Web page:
Zoom-In Manual

What is Zoom-In?

Detail of an ice cream stand in Windham County, Vt., where young people and their families go in summer. From a youth photovoice project.

Simply put, Zoom-In is a process for gathering data with and from young people. The aim and subject matter of the project can vary considerably, of course; in our case, we were interested in helping young people think about, and then illustrate through photos and captions, what they liked and didn’t like about their communities.

Though we have conducted five photovoice projects, this brief manual focuses on our first experience with photovoice, reviewing both the process and the lessons we learned.

During the first half of 2008, Youth Catalytics (then NEN) launched Youth ImPact Windham County, a collaborative effort that brought youth services providers and the local faith community together to improve opportunities for young people in the county. The initiative was federally funded and was one of three such county-wide projects Youth Catalytics led in New England.

In order to inform the coalition partners about needs of young people in the county, we set out to find out the people, places, and activities that youth found helpful or encouraging in their communities; the people, places and activities that troubled or upset them; and what youth thought their communities could do to improve life for them and their peers. We first administered an online survey to 213 young people between the ages of 15 and 21 in the four regions of the county. To augment the survey, Youth Catalytics then coordinated a photography project that asked youth to express their thoughts about the community through pictures.

This two-pronged project, called Zoom-In, aimed not only to guide coalition partners but to raise community awareness of the issues young people faced in their community. The information below reflects our experience launching the first of our Zoom-In projects; subsequent projects were structured somewhat similarly, but in one case took place in a middle school afterschool photography club and was supervised by a faculty advisor. Other projects have taken place in community youth centers and been partially run by youthworkers, who helped oversee youth photographers as they went out into the community to take photos.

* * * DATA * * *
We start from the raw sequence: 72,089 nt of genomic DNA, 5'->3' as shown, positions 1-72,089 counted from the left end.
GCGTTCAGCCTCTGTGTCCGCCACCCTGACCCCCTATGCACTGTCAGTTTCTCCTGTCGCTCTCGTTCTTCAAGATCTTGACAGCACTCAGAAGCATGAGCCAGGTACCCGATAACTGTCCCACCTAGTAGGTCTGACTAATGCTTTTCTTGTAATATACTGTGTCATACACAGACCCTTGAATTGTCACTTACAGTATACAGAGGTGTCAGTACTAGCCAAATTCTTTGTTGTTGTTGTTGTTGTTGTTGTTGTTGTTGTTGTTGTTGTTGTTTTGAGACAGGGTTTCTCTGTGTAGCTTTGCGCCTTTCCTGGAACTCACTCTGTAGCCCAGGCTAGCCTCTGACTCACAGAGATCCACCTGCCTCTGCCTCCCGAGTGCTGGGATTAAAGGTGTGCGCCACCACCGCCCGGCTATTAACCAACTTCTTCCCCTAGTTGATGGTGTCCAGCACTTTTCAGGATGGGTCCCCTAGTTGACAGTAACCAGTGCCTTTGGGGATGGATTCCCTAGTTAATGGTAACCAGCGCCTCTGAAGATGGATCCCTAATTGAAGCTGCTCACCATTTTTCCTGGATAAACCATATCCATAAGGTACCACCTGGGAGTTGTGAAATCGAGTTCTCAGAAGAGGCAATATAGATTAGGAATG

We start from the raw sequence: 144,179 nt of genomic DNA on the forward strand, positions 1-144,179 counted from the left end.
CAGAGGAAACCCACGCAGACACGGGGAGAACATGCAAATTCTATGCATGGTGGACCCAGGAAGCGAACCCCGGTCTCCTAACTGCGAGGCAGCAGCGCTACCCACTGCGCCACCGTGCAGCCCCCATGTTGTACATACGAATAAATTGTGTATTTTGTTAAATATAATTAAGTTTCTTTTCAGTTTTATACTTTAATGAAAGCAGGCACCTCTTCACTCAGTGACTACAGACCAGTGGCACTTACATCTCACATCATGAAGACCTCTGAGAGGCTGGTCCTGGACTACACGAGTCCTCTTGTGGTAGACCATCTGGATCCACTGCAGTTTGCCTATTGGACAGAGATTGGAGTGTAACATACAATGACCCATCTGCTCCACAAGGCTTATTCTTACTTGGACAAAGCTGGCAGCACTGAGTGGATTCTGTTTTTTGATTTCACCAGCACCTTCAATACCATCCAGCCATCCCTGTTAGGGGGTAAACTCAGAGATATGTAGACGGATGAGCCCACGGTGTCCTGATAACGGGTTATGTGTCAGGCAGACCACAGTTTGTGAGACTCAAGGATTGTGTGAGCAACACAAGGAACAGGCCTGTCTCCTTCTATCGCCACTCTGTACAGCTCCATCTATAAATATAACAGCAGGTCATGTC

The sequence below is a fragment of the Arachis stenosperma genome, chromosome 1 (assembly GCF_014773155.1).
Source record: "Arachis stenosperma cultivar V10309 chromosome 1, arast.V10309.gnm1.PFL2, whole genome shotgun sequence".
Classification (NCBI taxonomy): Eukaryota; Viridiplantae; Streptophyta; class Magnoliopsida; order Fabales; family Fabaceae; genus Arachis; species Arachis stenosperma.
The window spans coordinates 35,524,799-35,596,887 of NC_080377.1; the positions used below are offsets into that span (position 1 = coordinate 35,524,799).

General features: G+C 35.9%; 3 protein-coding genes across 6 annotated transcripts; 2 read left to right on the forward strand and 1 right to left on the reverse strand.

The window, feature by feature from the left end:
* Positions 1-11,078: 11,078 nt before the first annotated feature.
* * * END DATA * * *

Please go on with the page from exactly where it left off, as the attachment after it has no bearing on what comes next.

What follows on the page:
For our first photovoice project, we recruited young people from different areas of the county to consider and then reveal through pictures the everyday realities that both support youth in the community and discourage or drag them down. Called ‘photovoice,’ this technique of gathering information and expressing opinion has been used all over the world, by many different groups, usually as a way of raising community awareness and promoting positive change. By entrusting cameras to young people to enable them to act as recorders, we hoped that young people themselves would directly relate their own reality, informing the community around them about what the world looks like through their eyes.

Gathering a Team

To begin the process, we hired a photography teacher at a local charter school who had both an interest in the project and access to cameras and photo-editing equipment. We then gathered a group of area youth-serving professionals and volunteers to serve as adult sponsors of the project. Each adult represented a geographic area of the county, and was asked to select 3-5 young people for participation in the project. Specifically, they were asked to invite youth they personally knew; who seemed fairly representative of other youth people in the community; who felt motivated to communicate with others about our overall question; and who could attend two workshops and care for expensive equipment. Each adult sponsor would be loaned a camera and expected to coordinate the use of the camera for each of the participants he or she sponsored, as well as offer support for problems or questions that might arise.

The Workshops

The group would attend an initial training workshop, break for two weeks to take the photos, then meet again for a photo selection and editing session.

From a photovoice project in Worcester, Mass.